7. Tigana by Guy Gavriel Kay – that spoke to my MARRROW… I don’t know how this man understands loss so profoundly but he does, oh, he does, and all the things I have lost cry out in recognition when I read this novel.

8. Captain Corelli’s Mandolin by Louis de Bernieres – the man really knows what makes people change. My husband is fond of telling people that when we were courting I suggested he read this book – and that it was clear that it was a test he could not fail…

9. Cat’s Cradle by Kurt Vonnegut – and once again, most things by Vonnegut. It’s just that I do believe that this was the first work of his that I had read, and as such it holds the pride of place here. I love the way he sees the world.

10. The Lord of the Rings by J R R Tolkien – seriously, do I have to explain this…?


11. The fairy tales of Oscar Wilde – they have always made me cry, and not just because of the story. His use of language is exquisite.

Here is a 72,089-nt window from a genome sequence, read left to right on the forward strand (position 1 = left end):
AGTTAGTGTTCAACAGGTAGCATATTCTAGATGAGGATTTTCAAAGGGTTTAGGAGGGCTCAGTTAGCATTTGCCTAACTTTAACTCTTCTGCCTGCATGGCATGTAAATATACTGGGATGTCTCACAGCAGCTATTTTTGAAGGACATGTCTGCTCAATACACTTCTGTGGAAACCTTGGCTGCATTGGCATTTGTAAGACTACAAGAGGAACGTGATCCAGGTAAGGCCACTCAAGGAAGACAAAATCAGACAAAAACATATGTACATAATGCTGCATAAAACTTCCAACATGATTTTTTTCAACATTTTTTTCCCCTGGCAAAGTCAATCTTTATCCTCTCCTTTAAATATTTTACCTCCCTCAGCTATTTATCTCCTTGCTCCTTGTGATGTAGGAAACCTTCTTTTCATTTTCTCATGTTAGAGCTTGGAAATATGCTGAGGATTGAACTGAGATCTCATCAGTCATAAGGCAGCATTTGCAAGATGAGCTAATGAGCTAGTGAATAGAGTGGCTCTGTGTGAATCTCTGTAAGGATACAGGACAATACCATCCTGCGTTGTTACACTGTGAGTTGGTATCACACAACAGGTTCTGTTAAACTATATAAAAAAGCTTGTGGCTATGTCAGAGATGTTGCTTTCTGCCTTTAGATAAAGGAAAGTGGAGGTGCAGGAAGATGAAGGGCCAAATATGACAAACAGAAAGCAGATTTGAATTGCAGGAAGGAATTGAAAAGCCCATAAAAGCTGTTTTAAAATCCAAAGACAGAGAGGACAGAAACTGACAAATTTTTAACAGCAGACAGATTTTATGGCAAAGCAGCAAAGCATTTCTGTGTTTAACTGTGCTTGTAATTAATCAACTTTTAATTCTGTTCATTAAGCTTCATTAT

12. The poetry of Desanka Maksimovic (Hey, I can’t help it if I can read in several languages!)

13. Ivanhoe by Walter Scott – this may have been the first time I saw history as STORY rather than dry dusty fact. I owe Scott a debt of gratitude for that.

14. Through Desert and Jungle by Henryk Sienkiewicz (also read originally in my own language, in translation, as a child, and a beloved book to this day – it’s a generational thing, it was given to my mother by her uncle when she was a child, and then given by her to me when I was young. Another of those books which were very much of their time and with its problems, given that fact, but it’s a comfort read for me. When I’m sick or unhappy  or simply need something I love to hold close I’ll go re-read this one. It makes me think of being held in my grandmother’s arms and being told that everything will be okay.)